When your feline friend sheds excessively, it’s always wise to have them checked by a vet.


I long for the great outdoors, but the hooman says that green stuff makes me itchy.

Source: Lesli Whitecotton

Felines can have allergic reactions to food, other animals, and various environmental agents.

Check out the table below to see the common allergens:

Food allergies

Other factors

  • Medication
  • Insect bites
  • Pollen

Poor diet

An inadequate diet is the most common cause of skin problems in felines and a major contributor to many other diseases, such as:

  1. Heart disease
  2. Joint issues
  3. Obesity
  4. Diabetes

Balanced nutrition can prevent various health problems and reduce shedding.

What's the best diet for your Siberian cat?

If you want your Siberian cat to look and feel fantastic, you must feed them adequate portions of high-quality food. Your kitty’s meal plan should resemble their natural eating patterns.

In the wild, felines catch small animals, such as mice, birds, slugs, lizards, and larger insects like moths. For domesticated cats, protein-rich cat foodwet, dry, raw, or homemade—will do the trick.

It means that each meal you give your kitty should contain:

  1. Animal protein
  2. Animal fat

Animal protein

A meat-based diet is the best you can do for your Siberian cat.

Image (c) Untamed

Meat and fish are the most important ingredients in cat food. They are the only source of essential amino acids necessary for:

  • Maintaining normal energy levels
  • Building muscles
  • Supporting normal organ function
  • Promoting hair growth

Since felines are obligate carnivores, vegan or vegetarian diets are not suitable options. Plant proteins can be hard on a cat's stomach and cause numerous digestive issues, including:

Vegetables also don't provide essential amino acids that cats need to stay healthy, so avoid products containing:

Animal fat

Animal fat is necessary because it delivers healthy fatty acids that support the healing process, improve the immune system, and regulate inflammation. It will help your Siberian cat overcome any skin and coat issues faster.

Fat is also super tasty, and kitties enjoy its rich aroma. It is crucial because the healthiest food in the world won't do anything if your cat won't eat it.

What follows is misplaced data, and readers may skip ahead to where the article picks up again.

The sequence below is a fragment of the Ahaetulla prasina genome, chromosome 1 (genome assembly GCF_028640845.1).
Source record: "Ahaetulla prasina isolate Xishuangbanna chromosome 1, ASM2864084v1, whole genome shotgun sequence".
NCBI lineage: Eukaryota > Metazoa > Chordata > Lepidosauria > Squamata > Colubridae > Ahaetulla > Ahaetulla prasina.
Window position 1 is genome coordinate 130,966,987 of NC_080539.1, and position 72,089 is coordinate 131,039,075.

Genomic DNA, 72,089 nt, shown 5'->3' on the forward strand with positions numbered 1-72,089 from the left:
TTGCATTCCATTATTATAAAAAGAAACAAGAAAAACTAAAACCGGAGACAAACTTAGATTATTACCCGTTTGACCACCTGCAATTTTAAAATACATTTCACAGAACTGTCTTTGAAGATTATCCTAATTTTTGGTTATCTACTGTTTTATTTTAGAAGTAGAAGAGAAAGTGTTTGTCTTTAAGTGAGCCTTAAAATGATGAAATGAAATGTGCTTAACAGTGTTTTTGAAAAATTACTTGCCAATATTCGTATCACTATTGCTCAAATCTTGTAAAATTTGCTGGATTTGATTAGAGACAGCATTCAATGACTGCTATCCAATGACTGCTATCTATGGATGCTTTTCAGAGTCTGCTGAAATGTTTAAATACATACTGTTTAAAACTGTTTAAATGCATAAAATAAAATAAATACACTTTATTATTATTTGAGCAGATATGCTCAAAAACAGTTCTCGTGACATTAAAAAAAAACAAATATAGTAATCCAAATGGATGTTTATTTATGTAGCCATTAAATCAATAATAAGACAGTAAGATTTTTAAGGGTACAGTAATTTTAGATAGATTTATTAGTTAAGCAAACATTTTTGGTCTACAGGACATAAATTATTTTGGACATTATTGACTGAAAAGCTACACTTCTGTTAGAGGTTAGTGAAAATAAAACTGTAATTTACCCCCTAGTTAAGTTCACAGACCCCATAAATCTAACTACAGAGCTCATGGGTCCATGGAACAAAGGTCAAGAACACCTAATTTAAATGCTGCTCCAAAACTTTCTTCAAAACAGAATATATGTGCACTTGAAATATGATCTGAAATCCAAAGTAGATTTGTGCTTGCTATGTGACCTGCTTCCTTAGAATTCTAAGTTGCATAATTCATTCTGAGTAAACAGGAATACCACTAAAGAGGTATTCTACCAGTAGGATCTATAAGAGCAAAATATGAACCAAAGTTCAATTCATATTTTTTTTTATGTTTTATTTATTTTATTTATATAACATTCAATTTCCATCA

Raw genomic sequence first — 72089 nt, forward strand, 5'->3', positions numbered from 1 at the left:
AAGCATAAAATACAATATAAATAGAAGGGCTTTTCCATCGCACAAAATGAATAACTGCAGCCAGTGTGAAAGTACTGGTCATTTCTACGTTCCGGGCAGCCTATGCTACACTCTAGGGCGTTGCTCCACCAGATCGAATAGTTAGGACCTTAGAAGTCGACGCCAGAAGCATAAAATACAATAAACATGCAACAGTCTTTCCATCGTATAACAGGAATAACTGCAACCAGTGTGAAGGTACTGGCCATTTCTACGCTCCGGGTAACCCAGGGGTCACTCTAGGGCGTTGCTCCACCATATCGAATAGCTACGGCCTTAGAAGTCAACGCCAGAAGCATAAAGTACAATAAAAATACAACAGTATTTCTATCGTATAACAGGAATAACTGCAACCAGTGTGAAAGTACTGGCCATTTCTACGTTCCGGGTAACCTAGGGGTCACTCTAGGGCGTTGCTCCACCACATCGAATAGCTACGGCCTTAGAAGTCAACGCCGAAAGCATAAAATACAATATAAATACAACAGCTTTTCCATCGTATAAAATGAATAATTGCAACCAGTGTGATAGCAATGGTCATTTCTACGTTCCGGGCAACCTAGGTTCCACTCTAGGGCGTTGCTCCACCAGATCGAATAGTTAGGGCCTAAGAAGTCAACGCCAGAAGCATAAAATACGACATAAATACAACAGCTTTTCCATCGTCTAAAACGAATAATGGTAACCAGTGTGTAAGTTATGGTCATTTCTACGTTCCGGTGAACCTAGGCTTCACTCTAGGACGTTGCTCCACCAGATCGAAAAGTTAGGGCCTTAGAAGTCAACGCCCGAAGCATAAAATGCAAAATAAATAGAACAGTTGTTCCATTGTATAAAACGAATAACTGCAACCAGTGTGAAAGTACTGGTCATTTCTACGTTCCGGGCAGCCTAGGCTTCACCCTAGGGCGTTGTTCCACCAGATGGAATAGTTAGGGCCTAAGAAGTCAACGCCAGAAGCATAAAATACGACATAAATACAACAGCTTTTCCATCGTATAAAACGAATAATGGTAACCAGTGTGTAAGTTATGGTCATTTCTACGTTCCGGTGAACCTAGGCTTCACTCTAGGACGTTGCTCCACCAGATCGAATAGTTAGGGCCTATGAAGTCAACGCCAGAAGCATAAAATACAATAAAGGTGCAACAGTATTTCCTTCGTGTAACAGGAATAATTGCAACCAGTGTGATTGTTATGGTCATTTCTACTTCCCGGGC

Essential micronutrients 

To ensure your Siberian cat's coat is healthy and luscious, their meals should contain the necessary micronutrients, as presented in the table below:



Vitamins A, E, and B complex

Necessary for a healthy coat and skin


  • Controles inflammatory response
  • Promotes healing
  • Increases cell turnover rate

Omega-3 and omega-6 fatty acids

  • Maintain healthy coat
  • Reduce inflammation


  • Hydrates the skin
  • Smoothens the fur


Supports strong claws, hair, and skin

Your Siberian cat will get all the micro and macronutrients they need to be healthy and have a gorgeous coat from lean meat and fish.

Here is what the ideal composition of cat food should be:

Nutrient group

Ideal percentage

Animal protein

More than 50%

Animal fat

Up to 20%


Less than 3%

How can you keep your Siberian cat's coat healthy with Untamed?

Your Siberian cat will love our tasty dishes, and they will get a box to play with too!

Image (c) Untamed

Untamed provides your Siberian with all the nutrients they need to be healthy, happy, and pretty.

Our meals are:

Untamed also cares about the environment, so we make sure that:

  • We only cooperate with cruelty-free and sustainable suppliers
  • Our packaging is fully recyclable
  • Our operations are carbon-footprint neutral

Try Untamed and get the best of the best for your Siberian kitty. Watch their coats get softer and shinier by the day!

How to sign up for a trial pack

Ordering healthy meals online for your Siberian cat is as simple as one-two-three!

Follow these three steps and get a trial pack right at your doorstep in a day, without additional shipping charges:

  1. Tell us about your Siberian cat
  2. Create a tailor-made meal plan based on your kitty's preferences, life stage, and allergies
  3. Complete your order

Once your feline companion samples our delicacies and picks their favourites, we can keep you stocked with regular monthly deliveries. You can change, postpone, or cancel your order at any time.

According to many satisfied cat parents whose felines have already switched to Untamed gravy and jelly recipes, you can expect the following results:

  1. After a week—Neater litter tray, regulated bowel movement, easy digestion
  2. After two months—Stronger and more defined muscles, reduced shedding, no mood swings
  3. Within four months—Prettier coat, fewer hairballs, no food allergies
  4. Life-long—Healthy eating habits, effortless weight control, efficient immune response, fewer health niggles

Are Siberian cats hypoallergenic?

Are you going to sneeze at me again? Please don’t.

Source: Phan Võ Minh Kỳ

No cat breed is entirely hypoallergenic. What people who suffer from cat allergies react to is a specific protein—Fel d 1. The substance is present in feline saliva, dander, and urine. The hair is only a carrier.

As cats groom themselves, they leave traces of saliva on their fur. The allergen Fel d 1 becomes airborne as it dries and spreads everywhere. Even if a cat doesn't shed much, you will have a problem in case you suffer from cat allergies.

The good news is that Siberian cats produce less Fel d 1 protein than most other breeds, making these kitties suitable for cat-allergy sufferers. Since shedding intensity can potentially affect the severity of allergic reactions, you should groom your feline friend regularly to remove dead fur and dander.